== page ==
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Farewell to Puerto Rican Salsa Singer Cheo Feliciano

Cheo Feliciano: Some called him "The Ebony Prince."
Cheo Feliciano: Some called him "The Ebony Prince."
By Ángel Carrión, Translated by Kelley Johnson
In the early morning hours of Thursday April 17th, 2014, Puerto Rican singer, songwriter, and producer, José Luis Feliciano Vega, better known as Cheo Feliciano, died in an automobile accident. He was 78 years old.

As a singer, Cheo Feliciano was one of the most important exponents of salsa and bolero music. His artistic trajectory includes working with Joe Cuba, Héctor Lavoe, Celia Cruz, Rubén Blades, Eddie Palmieri, and Tite Curet Alonso, amongst other big names in popular music. He was admired not only in his native Puerto Rico, but in all of Latin America as well. In the following video we can appreciate Cheo Feliciano's gift for salsa. Here he shares the stage with legendary Fania All-Stars in celebration of the ensemble's 30th anniversary:




Twitter users lamented the great loss that his passing represents. They also expressed admiration towards his music:

Desde pequeña escuchando tu música; eras mi ídolo, como me duele tu partida mi #CheoFeliciano #NuncaVerteEnVivo #DescansaEnPazCheo #Triste

— Hayde Rosales H. (@haiderosales) April 19, 2014
Been listening to his music since I was little; you were my idol, your passing is very painful my Cheo Feliciano. Never see you live. Rest in peace Cheo.
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Hoy sólo escucharé #Cheofeliciano

— Juancho Jaraba (@juanchojaraba_S) April 19, 2014
Today I will only be listening to Cheo Feliciano.

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Grande como: cantante, bolerista, sonero, inspiración a muchos, hombre que venció al vicio, como ¡Familia! de PR entero. DEP #CheoFeliciano

— Fiquito Yunqué (@fiquito_yunque) April 17, 2014
Great as singer, bolerista, sonero, an inspiration to many, a man who overcame his vices, as family to all of Puerto Rico.

Coliseo Roberto Clemente was elected as the venue for the public to say goodbye to Cheo Feliciano. This in order to accommodate as many people as possible who wished to pay their last respects:

Llega al Coliseo Roberto Clemente el féretro de #CheoFeliciano. El público podrá darle último adiós a partir de 1pm pic.twitter.com/B0PbZpMtU6 — Ricardo E. Martínez (@RicardoEladio) April 19, 2014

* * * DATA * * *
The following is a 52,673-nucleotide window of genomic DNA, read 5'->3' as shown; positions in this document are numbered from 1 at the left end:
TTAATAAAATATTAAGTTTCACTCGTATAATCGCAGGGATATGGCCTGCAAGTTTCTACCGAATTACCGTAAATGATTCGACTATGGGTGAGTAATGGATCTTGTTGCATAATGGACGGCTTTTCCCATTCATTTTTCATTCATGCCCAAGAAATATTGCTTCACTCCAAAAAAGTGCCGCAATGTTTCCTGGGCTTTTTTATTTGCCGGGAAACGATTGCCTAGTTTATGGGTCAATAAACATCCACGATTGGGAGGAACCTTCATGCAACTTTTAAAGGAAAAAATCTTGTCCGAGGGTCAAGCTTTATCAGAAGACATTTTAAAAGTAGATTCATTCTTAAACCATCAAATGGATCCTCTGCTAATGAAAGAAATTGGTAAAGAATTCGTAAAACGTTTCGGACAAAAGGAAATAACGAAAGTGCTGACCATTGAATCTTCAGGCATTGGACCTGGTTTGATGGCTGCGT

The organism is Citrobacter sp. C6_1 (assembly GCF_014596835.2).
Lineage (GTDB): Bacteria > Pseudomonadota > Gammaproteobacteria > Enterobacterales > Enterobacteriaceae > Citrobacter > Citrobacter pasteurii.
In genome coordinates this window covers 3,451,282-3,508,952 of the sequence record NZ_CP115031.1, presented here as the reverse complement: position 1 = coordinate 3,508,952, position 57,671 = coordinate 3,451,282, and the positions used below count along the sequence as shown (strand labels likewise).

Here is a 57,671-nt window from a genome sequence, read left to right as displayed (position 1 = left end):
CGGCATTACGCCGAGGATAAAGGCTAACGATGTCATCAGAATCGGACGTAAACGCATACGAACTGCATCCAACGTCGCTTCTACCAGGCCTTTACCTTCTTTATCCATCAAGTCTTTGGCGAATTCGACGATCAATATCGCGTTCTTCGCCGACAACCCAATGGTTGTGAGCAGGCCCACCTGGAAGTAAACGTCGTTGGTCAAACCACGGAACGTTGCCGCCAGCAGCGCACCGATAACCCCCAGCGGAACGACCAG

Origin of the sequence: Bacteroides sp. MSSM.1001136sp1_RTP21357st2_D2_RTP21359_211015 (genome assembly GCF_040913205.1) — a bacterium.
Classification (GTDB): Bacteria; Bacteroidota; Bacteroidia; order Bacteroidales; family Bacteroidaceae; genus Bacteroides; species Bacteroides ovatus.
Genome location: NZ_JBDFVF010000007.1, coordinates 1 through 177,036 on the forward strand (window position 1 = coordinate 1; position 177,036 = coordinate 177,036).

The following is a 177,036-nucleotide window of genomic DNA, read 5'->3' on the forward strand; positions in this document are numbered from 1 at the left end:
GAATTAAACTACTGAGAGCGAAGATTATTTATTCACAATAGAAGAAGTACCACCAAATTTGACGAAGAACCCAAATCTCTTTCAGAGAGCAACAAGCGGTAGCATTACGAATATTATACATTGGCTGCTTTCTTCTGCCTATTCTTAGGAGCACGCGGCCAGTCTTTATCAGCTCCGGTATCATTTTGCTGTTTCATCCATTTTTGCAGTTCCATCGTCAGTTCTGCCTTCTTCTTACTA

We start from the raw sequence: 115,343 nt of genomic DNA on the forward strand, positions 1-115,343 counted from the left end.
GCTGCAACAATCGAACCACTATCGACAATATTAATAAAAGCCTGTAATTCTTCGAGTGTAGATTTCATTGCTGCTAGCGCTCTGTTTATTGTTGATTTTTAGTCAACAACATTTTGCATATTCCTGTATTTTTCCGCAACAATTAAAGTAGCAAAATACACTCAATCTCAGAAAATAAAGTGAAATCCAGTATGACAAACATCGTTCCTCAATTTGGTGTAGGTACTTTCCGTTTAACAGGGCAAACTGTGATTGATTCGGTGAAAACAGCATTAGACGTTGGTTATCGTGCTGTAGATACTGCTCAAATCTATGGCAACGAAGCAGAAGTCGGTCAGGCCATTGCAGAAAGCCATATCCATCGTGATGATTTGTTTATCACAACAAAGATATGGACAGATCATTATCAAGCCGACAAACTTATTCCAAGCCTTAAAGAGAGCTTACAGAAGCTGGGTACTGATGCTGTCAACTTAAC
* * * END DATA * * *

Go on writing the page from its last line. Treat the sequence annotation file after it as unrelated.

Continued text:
Cheo Feliciano body arrives at the Coliseo Roberto Clemente. The public will be able to show their last respects starting at 1pm.

Cartoonist Kike Estrada [sp] also shows homage to Cheo Feliciano's memory:

“Have a good trip, Cheo” from cartoonist Kike Estrada. Taken from his
webpage, Planeta Kike [sp] [Kike's Planet].


In 80 Grados [80 Degrees], an emotional account [sp] is given by writer and Caribbean scholar Juan Carlos Quintero Herencia. He remembers Cheo Feliciano and how another great salsa singer, Puerto Rican Héctor Lavoe (1946-1993), immortalized him in “El Cantante” (video) [The Singer] as one of the greatest voices in salsa's history.

Héctor Lavoe en “El cantante” ha dejado inscritos los nombres del sabor y el plante salsero. Allí está el código para la fácil-dificultad del cantar salsero, además de que nos dejó la vara con la que el “Cantante de los cantantes” deseaba ser medido. Estos son sus verdaderos pares: “Mi saludo a Celia, Rivera, Feliciano, esos son grandes cantores. Coro: Hoy te dedico mis mejores pregones./ Ellos cantan de verdad/ siempre ponen a gozar a la gente./ Coro: Hoy te dedico mis mejores pregones/ Escuchen bien su cantar/ aprendan de los mejores.” Hasta ayer, Cheo era el único que desde el lado de acá de la grabación podía devolverle el saludo a Lavoe con su voz, en vida. Hoy, allí los verán: Héctor Lavoe, Ismael Rivera, Celia Cruz y Cheo Feliciano, cuatro titanes custodian el pabellón de los salseros muertos.


Héctor Lavoe has left the flavors of salsa and the image of the salsa singer engraved in “El Cantante”. There lies the code for the apparent simplicity of singing salsa. Furthermore, he left us the measuring rod with which the “singer of singers” desired to be measured by. These are his true equals: “My greetings to Celia, Rivera, Feliciano, those are great singers. Chorus: Today I dedicate to you my best songs/ They really sing/ They always make the people have fun/ Chorus: Today I dedicate to you my best songs/ Listen carefully to their singing/Learn from the best.” Up until yesterday, Cheo was the the only one on this side of the recording that could return Lavoe's greeting with his voice in life. Today, you will see them there: Héctor Lavoe, Ismael Rivera, Celia Cruz, and Cheo Feliciano, four titans watching over the pavilion of the deceased salsa singers.

Cheo Feliciano was also admired in the United States, particularly in the Puerto Rican diaspora, such as this mural in the Bronx, New York shows:

#RIP#graffiti#mural for #CheoFeliciano, #Salsero#Boricua supreme. In #Bronx by BG183 & HEF pic.twitter.com/h4XiYrXWLR

— David Gonzalez (@dgbxny) April 17, 2014 You can read Cheo Feliciano's biography here [sp]. It was written by the Fundación Nacional para la Cultural Popular [The National Foundation for Popular Culture].

Reprinted with permission from Global Voices.


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